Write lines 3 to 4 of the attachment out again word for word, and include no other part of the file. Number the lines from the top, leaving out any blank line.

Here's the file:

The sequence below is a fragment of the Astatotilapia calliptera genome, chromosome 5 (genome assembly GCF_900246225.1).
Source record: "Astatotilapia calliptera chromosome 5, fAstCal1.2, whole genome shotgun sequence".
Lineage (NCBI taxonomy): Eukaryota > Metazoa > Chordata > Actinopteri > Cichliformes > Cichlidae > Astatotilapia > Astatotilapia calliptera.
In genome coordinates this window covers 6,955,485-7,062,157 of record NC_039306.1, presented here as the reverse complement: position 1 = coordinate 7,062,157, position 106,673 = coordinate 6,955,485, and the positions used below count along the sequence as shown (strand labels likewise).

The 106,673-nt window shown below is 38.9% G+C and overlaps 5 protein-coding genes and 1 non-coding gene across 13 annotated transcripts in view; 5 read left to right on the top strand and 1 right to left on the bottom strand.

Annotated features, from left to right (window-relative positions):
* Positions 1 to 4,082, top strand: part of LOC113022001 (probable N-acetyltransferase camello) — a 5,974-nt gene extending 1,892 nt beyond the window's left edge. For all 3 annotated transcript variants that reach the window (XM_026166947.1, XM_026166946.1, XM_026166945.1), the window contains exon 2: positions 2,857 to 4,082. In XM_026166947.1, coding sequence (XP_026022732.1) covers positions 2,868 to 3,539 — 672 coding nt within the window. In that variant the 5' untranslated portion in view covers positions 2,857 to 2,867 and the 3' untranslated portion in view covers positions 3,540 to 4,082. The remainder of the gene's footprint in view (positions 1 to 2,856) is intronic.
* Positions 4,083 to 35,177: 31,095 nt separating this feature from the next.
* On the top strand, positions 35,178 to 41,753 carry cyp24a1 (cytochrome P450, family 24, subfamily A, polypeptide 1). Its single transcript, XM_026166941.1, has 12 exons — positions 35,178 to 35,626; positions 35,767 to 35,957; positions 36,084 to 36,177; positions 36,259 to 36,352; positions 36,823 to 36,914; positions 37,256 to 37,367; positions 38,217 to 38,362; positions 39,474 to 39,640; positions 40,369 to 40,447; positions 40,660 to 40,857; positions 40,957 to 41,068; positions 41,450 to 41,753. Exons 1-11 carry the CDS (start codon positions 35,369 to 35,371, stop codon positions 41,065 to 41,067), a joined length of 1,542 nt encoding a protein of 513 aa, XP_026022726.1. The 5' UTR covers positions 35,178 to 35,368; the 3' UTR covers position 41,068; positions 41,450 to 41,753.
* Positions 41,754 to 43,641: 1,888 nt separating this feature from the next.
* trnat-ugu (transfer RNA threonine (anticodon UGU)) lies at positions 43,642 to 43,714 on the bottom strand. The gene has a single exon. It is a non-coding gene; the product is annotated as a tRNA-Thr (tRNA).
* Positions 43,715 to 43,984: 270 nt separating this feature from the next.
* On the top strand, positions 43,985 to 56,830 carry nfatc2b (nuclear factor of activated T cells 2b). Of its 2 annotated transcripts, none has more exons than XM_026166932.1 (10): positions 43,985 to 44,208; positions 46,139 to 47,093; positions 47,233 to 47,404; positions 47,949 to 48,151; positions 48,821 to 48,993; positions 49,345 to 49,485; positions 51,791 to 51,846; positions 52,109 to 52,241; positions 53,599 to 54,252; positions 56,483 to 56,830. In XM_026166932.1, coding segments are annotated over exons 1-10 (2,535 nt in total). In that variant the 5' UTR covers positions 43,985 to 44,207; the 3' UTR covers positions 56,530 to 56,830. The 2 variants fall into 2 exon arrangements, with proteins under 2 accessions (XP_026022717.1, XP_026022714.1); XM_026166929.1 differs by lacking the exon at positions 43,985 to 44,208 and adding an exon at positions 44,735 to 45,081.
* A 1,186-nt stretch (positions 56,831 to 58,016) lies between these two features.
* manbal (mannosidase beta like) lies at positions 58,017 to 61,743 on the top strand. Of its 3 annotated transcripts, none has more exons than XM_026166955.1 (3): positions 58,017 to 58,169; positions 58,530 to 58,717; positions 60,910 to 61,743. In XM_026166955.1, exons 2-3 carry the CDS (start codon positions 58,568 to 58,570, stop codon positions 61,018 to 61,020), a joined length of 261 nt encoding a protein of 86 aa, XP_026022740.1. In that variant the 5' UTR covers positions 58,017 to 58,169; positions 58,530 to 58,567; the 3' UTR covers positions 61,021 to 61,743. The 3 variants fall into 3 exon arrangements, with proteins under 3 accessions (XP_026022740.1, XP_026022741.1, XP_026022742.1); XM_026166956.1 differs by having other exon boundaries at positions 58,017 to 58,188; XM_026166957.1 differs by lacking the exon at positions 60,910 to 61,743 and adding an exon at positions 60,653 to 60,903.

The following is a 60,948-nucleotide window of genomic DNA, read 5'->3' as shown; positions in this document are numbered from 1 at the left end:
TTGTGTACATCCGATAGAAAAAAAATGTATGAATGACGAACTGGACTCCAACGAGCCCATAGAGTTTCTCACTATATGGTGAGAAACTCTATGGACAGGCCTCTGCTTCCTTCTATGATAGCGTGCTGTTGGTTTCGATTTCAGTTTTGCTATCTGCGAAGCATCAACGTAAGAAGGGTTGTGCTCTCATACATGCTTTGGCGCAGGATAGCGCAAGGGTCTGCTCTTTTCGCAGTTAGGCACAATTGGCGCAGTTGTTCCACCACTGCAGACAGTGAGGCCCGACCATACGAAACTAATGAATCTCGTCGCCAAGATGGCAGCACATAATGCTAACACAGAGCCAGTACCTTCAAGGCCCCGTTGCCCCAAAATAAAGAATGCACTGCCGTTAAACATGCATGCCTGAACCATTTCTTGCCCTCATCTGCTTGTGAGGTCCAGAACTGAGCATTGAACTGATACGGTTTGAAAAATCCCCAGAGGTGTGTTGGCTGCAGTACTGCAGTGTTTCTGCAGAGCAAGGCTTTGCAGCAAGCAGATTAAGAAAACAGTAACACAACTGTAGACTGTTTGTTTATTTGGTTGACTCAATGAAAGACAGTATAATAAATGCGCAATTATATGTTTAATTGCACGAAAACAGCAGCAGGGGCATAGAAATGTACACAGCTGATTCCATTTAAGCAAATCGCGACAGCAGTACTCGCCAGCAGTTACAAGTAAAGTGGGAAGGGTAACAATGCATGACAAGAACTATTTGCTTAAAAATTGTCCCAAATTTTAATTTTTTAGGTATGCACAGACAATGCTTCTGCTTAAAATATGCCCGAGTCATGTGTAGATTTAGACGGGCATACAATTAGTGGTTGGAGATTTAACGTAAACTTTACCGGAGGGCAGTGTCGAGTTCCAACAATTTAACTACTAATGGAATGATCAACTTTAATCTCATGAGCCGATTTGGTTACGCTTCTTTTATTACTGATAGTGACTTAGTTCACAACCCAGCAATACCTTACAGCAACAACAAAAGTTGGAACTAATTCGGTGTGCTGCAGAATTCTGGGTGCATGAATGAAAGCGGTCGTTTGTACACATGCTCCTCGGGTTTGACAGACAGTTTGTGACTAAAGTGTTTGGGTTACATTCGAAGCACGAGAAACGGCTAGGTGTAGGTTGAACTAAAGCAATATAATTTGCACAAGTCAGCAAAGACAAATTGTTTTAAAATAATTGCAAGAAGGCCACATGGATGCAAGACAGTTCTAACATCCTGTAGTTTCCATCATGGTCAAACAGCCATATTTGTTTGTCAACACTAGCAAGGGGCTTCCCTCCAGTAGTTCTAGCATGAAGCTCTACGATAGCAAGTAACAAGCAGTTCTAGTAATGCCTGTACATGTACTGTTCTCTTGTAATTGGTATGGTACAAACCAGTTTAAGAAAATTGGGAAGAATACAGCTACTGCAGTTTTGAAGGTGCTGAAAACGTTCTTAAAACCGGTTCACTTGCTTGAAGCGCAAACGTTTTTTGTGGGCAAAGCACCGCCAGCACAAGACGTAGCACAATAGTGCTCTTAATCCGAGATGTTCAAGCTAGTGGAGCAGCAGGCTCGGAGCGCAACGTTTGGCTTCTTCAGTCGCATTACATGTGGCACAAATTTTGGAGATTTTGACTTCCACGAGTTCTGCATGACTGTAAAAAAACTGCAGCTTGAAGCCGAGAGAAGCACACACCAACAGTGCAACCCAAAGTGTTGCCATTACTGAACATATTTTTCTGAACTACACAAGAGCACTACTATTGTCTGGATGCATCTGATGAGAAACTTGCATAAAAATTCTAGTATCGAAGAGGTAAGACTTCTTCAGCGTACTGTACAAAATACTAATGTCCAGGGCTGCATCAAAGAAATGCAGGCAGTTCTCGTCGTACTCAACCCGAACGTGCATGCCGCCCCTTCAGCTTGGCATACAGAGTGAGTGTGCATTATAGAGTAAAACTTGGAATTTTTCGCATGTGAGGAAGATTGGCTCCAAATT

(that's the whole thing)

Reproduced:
Lineage (NCBI taxonomy): Eukaryota > Metazoa > Chordata > Actinopteri > Cichliformes > Cichlidae > Astatotilapia > Astatotilapia calliptera.
In genome coordinates this window covers 6,955,485-7,062,157 of record NC_039306.1, presented here as the reverse complement: position 1 = coordinate 7,062,157, position 106,673 = coordinate 6,955,485, and the positions used below count along the sequence as shown (strand labels likewise).